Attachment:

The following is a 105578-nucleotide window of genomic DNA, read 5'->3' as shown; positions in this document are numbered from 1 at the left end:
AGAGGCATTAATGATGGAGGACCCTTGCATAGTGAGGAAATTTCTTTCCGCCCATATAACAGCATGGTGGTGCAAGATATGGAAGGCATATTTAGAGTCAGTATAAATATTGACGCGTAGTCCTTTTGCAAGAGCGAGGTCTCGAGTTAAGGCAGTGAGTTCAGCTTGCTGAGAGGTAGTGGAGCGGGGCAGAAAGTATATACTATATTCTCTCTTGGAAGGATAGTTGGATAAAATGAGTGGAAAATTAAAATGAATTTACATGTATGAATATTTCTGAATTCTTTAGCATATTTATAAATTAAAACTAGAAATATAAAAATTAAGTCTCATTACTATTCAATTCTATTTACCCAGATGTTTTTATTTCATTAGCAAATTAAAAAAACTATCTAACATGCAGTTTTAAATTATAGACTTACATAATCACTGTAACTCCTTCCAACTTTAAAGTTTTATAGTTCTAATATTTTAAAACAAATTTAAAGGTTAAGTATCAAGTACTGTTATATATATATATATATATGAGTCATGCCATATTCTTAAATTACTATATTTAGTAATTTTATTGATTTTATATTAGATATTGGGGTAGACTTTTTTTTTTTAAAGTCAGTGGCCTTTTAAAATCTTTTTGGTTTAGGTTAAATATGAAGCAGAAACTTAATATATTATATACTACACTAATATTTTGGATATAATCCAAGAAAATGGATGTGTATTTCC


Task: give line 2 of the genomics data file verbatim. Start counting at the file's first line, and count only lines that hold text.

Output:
AGAGGCATTAATGATGGAGGACCCTTGCATAGTGAGGAAATTTCTTTCCGCCCATATAACAGCATGGTGGTGCAAGATATGGAAGGCATATTTAGAGTCAGTATAAATATTGACGCGTAGTCCTTTTGCAAGAGCGAGGTCTCGAGTTAAGGCAGTGAGTTCAGCTTGCTGAGAGGTAGTGGAGCGGGGCAGAAAGTATATACTATATTCTCTCTTGGAAGGATAGTTGGATAAAATGAGTGGAAAATTAAAATGAATTTACATGTATGAATATTTCTGAATTCTTTAGCATATTTATAAATTAAAACTAGAAATATAAAAATTAAGTCTCATTACTATTCAATTCTATTTACCCAGATGTTTTTATTTCATTAGCAAATTAAAAAAACTATCTAACATGCAGTTTTAAATTATAGACTTACATAATCACTGTAACTCCTTCCAACTTTAAAGTTTTATAGTTCTAATATTTTAAAACAAATTTAAAGGTTAAGTATCAAGTACTGTTATATATATATATATATATGAGTCATGCCATATTCTTAAATTACTATATTTAGTAATTTTATTGATTTTATATTAGATATTGGGGTAGACTTTTTTTTTTTAAAGTCAGTGGCCTTTTAAAATCTTTTTGGTTTAGGTTAAATATGAAGCAGAAACTTAATATATTATATACTACACTAATATTTTGGATATAATCCAAGAAAATGGATGTGTATTTCC